"Genre-Fucking": Joseph Lamar Pushes the Limits of Pop and Jazz

Joseph Lamar delivers the unexpected at Dazzle.
Joseph Lamar delivers the unexpected at Dazzle.
Anthony Camera

The typical silk-shirted, fedora-topped crowd at Dazzle probably isn’t expecting it. It’s late on a recent Thursday, and on a stage usually occupied by Denver’s best jazz ensembles is a 26-year-old from Colorado Springs named Joseph Lamar. Megaphone in hand, he’s screaming the lyrics to the Violent Femmes’ “Gone Daddy Gone,” which he and Mikey Smith, the other half of his duo, have punkified.

Fresh Noise, the aptly named set, is definitely a departure from Dazzle’s usual lineup. But that’s the point.
Learn more about Lamar — who performs with visual artist Orchid Z3ro from 12:55 to 1:45 p.m. at Dazzle during the Westword Music Showcase — as he discusses his purpose at the famed jazz club, his thoughts on Prince’s passing, and the best pizza he’s ever had.

Westword: It’s safe to say that you’re not strictly a jazz performer, so tell us about your Dazzle gig.

Joseph Lamar: Every Thursday, Mikey Smith and I perform as part of a project called Fresh Noise. Mikey is a trained jazz pianist, but he’s a very versatile musician. We like to take a song and imagine what it would sound like in a different genre, or if it were jazzier, had a harder edge, a different groove or different instrumentation. Sometimes it’ll just be Mikey and I, and sometimes we’ll bring a guest on stage. Usually, Mikey will play a guitar or a keyboard or a synthesizer, and I’ll sing or play synth. The goal originally was to bring in a different audience, and we definitely did that.

Explain your sound in your own words.
I have a propensity for taking things that shouldn’t belong together and putting them together — genre-fucking, if you will. I tend not to see things as this or that; I veer toward the middle in a lot of different ways. Artistically, that comes through in my music. Lyrically, I focus a lot on my autobiographical stuff.

There’s a lyric in a song of yours that goes something like, “There’s nothing wrong with me/That’s what I’m still trying to believe.” What does that lyric mean to you?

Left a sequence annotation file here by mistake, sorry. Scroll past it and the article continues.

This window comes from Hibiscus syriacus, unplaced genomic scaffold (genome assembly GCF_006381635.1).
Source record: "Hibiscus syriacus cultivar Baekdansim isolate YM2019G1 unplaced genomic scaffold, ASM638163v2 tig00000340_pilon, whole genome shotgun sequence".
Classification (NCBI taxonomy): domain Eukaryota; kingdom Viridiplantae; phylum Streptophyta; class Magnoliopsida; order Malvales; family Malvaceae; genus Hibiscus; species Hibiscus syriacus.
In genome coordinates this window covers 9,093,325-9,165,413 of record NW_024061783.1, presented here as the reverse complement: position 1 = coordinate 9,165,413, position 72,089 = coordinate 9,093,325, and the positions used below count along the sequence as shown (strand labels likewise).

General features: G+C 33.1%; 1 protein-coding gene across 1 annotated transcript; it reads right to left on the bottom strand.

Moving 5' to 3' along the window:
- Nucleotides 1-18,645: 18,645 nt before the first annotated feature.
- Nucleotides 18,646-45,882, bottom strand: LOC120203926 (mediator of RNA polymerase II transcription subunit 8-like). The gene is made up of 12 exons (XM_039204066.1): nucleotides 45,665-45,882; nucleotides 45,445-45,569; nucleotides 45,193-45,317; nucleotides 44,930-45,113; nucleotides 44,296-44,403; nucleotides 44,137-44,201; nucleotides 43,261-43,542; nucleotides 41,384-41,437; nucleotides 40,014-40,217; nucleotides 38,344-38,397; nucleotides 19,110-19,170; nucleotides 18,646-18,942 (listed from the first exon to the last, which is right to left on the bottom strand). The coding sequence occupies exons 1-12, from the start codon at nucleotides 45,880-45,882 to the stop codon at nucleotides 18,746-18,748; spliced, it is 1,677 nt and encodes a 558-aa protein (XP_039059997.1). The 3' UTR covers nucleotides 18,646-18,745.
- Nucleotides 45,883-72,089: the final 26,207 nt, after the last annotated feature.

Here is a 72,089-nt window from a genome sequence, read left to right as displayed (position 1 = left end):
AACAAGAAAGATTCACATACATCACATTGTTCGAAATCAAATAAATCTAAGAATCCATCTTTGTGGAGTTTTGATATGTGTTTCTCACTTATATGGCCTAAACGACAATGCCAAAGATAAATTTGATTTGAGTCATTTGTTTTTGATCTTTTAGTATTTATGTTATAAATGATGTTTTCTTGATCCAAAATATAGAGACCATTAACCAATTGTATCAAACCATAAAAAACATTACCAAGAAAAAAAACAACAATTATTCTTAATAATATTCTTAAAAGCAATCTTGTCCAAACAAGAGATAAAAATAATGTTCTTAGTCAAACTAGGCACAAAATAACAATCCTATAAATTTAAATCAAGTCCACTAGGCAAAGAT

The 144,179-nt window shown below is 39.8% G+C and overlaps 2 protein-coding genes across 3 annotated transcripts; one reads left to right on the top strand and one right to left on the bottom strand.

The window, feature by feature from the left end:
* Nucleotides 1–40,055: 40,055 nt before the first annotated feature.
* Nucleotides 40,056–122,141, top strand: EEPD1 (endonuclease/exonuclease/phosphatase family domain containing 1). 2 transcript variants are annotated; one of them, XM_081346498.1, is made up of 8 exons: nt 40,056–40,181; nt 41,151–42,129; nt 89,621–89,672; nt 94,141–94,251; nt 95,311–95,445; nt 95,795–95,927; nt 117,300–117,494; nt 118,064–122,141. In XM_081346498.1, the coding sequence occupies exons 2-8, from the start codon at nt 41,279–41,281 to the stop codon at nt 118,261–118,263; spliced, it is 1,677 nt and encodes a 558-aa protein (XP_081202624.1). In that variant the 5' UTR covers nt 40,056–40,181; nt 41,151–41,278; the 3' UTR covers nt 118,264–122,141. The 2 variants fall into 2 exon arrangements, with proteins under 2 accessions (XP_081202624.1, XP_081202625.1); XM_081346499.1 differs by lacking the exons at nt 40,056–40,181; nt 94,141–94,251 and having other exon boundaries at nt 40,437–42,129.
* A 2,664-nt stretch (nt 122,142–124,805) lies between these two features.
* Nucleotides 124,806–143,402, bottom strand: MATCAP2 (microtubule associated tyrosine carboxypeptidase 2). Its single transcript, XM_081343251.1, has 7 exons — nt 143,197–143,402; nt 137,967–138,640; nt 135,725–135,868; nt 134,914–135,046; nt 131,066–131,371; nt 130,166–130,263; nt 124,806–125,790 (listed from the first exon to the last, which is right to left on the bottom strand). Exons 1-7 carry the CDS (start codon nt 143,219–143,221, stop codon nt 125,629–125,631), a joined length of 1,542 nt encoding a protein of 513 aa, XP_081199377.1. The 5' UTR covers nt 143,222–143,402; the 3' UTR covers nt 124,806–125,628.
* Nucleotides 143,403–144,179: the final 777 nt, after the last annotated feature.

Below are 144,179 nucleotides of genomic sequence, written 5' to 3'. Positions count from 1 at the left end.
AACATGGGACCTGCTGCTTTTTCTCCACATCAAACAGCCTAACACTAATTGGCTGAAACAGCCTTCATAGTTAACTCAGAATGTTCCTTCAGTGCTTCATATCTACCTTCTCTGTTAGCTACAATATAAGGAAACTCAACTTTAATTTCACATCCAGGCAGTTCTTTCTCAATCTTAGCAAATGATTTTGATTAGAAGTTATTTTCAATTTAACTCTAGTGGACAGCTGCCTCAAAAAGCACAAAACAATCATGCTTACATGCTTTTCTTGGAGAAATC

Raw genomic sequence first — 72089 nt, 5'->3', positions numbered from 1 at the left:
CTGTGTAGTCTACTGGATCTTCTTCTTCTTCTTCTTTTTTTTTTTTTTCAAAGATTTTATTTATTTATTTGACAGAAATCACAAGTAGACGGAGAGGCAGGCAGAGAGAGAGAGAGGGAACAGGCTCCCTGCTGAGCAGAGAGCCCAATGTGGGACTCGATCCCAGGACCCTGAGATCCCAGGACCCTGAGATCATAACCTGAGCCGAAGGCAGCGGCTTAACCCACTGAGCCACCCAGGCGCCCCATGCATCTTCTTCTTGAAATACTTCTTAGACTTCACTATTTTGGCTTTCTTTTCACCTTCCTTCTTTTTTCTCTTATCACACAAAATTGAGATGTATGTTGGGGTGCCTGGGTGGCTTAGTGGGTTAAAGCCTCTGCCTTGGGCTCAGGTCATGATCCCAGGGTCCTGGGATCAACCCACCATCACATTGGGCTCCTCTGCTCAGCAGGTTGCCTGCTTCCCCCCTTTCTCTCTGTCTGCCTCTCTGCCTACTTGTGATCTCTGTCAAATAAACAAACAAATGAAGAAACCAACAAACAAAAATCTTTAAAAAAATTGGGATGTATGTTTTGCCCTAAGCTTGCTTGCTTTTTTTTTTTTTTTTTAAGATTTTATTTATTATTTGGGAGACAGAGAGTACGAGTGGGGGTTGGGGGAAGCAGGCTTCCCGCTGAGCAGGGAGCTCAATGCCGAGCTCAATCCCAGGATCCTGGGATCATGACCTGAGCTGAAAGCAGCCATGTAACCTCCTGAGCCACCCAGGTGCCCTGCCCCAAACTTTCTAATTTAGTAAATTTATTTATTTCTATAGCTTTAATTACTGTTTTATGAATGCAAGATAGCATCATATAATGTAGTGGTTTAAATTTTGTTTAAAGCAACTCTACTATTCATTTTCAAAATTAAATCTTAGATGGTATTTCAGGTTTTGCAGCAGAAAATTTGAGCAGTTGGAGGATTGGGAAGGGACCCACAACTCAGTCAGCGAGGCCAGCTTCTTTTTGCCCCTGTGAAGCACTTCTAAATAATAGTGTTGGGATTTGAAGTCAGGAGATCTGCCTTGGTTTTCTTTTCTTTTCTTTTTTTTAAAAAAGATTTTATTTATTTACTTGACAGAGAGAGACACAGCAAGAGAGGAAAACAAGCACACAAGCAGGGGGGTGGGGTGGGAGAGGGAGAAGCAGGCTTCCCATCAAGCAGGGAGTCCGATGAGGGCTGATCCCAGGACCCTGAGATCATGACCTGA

At that point in my life, I was having a lot of self-image and body-image issues. I just wasn’t really liking myself. That lyric is really about how I try to unlearn what I’ve been taught about things that are “wrong” with me. Because we’re all taught at some point that you’d be better if you were like this, or you’d have more value if you were like this or if you dressed a certain way or had a certain body type. For me, the lyric was accepting that I don’t fit in a box, and that’s okay. I was in a transitional phase, but I think I always am.

Your family has had a huge influence on your music, specifically your mother. Tell me about her.
My mother is the first artist I ever met. She is one of the most naturally creative people that I know. The way she raised me definitely served as a catalyst for how I create, in the sense that, like her, I’m resourceful. I can see something for what it can be as opposed to what it is, and I use my limitations as a catalyst for my creativity. My mom used to do things like make meals out of nothing.

Do any in particular come to mind?
I remember one time we had fairly empty cupboards and a fairly empty refrigerator. We didn’t know what we were going to eat because all the obvious things to make a meal weren’t there. So she took some canned tomato sauce, English muffins and cheese and made these pizzas. They were so good and made us feel like it didn’t matter that we weren’t wealthy. Everything she does is beautifully, meticulously done. It’s always inspired.

The only thing that was ever missing was — is — opportunity. My mom is someone who can go to different stores and over time create a beautiful outfit. That’s what [celebrity stylist] Rachel Zoe does. There are these doors in front of, and walls around, people.

You wrote a blog post about the moment you realized you were black. How has that moment shaped you as a person and an artist?